"It rains here too much!"
Ah, the inevitable whine of the perspective-challenged golf traveler. While it is not particularly remarkable that any group of human beings, whatever the number, will be populated by at least a couple of glass-half-empty types, there are things you can do to ensure that the pervasively displeased do not cast a pall upon your entire touring troop.
The first step is to educate your group in advance and manage their expectations. A destination's brochures or Web sites are always going to promote rainbows and butterflies, but we all know the reality is that a little (or perhaps biblical) rain (or wind, hail, etc.) is more than likely to color your experience. Pilgrimages to links golf havens such as Scotland, Ireland, Wales or even Bandon, Ore. are likely to be impacted by weather sooner or later.
Waterproof golf apparel
The key is to educate your traveling companions in advance that links courses are sand based, meaning they can be played in all sorts of harsh weather. They are nature's ultimate natural draining system and the term "playing the ball along the ground" is more than a cliche there. So, they can be played in the rain and wind, underscoring the need to have at least one (I recommend two) full rain suits packed into your golf travel bag.
To this point, please note that there is a profound difference among "wind resistant," "water resistant" and "waterproof." Most logoed pullover garments sold in golf shops are wind resistant, some are water resistant (if noted on the tag), but few are truly waterproof.
A garment can only be labeled as "waterproof" if it truly blocks water. Be careful of too many or too big embroidered logos on the garment, as every time the needle pokes a hole for a thread, it opens up the material to water seeping its way in. (Think of the American team's apparel during the 2010 Ryder Cup at Celtic Manor. It leaked so badly that they had to go to the golf shop and buy new gear for the entire team.) Believe me, if you are playing on a seaside links, the ocean winds can blow the rain sideways and the slightest opening can welcome in a current of water. Nothing can start your group's Mr. Grumpy from winding up faster than feeling cold and wet.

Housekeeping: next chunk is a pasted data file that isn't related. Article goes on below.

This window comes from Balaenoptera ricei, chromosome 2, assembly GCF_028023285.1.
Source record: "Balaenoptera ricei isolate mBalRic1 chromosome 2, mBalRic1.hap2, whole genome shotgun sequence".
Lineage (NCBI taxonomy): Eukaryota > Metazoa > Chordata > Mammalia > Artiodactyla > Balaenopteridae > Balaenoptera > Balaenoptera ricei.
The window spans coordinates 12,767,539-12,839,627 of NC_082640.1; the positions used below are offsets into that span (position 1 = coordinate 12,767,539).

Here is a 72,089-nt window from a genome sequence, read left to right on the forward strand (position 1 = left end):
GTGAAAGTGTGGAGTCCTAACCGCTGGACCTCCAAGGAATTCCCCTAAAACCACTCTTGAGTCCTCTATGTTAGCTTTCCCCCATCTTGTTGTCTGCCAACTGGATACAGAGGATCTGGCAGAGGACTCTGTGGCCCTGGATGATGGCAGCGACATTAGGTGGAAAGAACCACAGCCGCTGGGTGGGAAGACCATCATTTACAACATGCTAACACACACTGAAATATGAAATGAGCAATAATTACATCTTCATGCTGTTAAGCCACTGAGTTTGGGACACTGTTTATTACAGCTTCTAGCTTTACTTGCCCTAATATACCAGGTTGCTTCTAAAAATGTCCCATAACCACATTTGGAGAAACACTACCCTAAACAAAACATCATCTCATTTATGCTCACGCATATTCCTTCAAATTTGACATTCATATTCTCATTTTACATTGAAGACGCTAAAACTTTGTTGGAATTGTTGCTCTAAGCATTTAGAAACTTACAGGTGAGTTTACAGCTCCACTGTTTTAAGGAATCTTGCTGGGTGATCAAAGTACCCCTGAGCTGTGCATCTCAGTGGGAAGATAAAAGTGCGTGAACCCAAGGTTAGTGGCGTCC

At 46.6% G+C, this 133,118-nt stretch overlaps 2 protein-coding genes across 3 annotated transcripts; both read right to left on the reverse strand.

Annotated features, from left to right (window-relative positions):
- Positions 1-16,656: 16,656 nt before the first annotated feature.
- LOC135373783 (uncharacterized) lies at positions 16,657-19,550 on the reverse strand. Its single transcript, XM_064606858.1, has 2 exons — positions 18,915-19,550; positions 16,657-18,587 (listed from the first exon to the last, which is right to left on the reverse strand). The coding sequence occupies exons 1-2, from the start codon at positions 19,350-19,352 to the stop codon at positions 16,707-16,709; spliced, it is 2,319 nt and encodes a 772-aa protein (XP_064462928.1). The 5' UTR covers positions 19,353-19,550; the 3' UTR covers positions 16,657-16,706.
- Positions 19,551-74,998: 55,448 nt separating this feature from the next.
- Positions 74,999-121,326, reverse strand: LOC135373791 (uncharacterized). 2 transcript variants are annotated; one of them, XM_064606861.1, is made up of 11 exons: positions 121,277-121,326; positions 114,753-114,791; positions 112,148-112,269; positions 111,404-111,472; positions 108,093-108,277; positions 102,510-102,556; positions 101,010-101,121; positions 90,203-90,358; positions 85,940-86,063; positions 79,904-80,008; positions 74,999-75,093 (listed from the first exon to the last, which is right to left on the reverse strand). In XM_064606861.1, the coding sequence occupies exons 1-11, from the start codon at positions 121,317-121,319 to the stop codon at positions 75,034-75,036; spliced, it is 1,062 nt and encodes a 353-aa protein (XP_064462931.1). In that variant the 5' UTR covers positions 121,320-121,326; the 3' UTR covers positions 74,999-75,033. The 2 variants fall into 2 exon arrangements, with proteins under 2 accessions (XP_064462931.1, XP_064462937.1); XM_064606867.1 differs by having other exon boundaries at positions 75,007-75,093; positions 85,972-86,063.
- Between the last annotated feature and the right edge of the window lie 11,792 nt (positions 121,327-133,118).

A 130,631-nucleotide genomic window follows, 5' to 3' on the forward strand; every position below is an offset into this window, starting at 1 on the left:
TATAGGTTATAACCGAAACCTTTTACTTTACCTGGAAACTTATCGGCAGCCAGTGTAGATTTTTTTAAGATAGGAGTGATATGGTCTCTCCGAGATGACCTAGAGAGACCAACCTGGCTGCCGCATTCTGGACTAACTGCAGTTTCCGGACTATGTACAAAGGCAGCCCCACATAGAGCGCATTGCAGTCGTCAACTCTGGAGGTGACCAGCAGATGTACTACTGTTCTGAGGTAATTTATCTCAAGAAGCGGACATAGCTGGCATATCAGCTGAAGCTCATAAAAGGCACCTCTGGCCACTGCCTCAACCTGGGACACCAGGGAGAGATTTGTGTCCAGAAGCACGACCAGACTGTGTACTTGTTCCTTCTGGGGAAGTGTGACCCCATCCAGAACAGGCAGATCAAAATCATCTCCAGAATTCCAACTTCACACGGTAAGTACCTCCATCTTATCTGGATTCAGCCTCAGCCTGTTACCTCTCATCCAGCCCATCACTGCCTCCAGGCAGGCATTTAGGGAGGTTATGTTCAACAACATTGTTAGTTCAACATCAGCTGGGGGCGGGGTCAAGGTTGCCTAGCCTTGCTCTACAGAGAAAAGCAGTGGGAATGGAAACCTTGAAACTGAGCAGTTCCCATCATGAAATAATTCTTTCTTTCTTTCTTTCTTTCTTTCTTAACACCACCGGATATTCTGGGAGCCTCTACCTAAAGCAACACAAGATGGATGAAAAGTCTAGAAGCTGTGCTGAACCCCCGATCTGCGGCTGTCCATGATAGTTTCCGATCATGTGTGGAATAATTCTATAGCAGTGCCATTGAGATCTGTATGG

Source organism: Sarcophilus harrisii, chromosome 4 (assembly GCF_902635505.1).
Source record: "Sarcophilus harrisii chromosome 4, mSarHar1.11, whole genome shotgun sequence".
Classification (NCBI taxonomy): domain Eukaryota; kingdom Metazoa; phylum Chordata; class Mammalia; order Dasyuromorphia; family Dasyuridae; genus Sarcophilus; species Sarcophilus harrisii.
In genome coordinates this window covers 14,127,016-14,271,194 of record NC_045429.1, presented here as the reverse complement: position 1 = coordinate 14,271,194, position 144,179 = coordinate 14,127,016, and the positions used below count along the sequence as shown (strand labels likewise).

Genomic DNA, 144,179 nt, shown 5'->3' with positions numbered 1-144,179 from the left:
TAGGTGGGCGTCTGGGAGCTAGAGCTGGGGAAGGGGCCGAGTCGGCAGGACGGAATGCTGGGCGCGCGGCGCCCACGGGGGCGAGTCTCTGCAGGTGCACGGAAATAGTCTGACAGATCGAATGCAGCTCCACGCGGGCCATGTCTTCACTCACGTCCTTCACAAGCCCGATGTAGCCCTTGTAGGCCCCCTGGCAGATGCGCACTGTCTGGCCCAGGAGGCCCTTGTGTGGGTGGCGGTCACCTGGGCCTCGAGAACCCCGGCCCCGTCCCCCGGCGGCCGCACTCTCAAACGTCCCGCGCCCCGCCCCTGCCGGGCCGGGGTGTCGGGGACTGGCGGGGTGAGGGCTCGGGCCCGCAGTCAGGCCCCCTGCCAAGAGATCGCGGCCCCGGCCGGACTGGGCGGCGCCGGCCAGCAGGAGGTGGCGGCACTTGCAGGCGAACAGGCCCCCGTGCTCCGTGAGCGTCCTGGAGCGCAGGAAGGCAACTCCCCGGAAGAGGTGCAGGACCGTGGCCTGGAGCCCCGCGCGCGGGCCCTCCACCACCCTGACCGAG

choose your golf shoes wisely
Remember that water protection extends to your golf shoes, and I recommend at least two pairs. Today, lighter, more natural-fitting golf shoes are the norm. Many of these use lightweight materials that can make you feel like you are playing barefoot. The downside is that most of these airy shoes are not waterproof and often lack the arch support necessary to support multiple consecutive days of golf in a variety of conditions, so choose your shoes wisely.
Two other areas to keep in mind are a good hat to wear in the rain (baseball caps, by far the most popular headwear, usually have a cardboard bill that can become saturated and start to droop). I recommend a waterproof bucket hat. Also, a good pair of rain gloves can completely alter your experience. Rain gloves are not intended to keep your hands dry. In fact, they are intended to do the opposite. Once your club's grips become saturated, the equally wet rain gloves allow you to grip the clubs without slipping.
Finally, layering is important for it's quite common to experience all four seasons in one round of links golf if fate so decides. This point is important not only for stuffing a knit hat in your bag, but also remembering to bring some clothes for warmer weather. I've been on trips with golfers who never expected temperatures to soar into the 80s in Scotland, so they were uncomfortable even when the weather was otherwise perfect.
The bottom line is that the better you can educate your party in advance, the better chance you have to mute the voices of discontent and turn adversity into an experience that underscores the completely unique nature of golf in its most natural setting.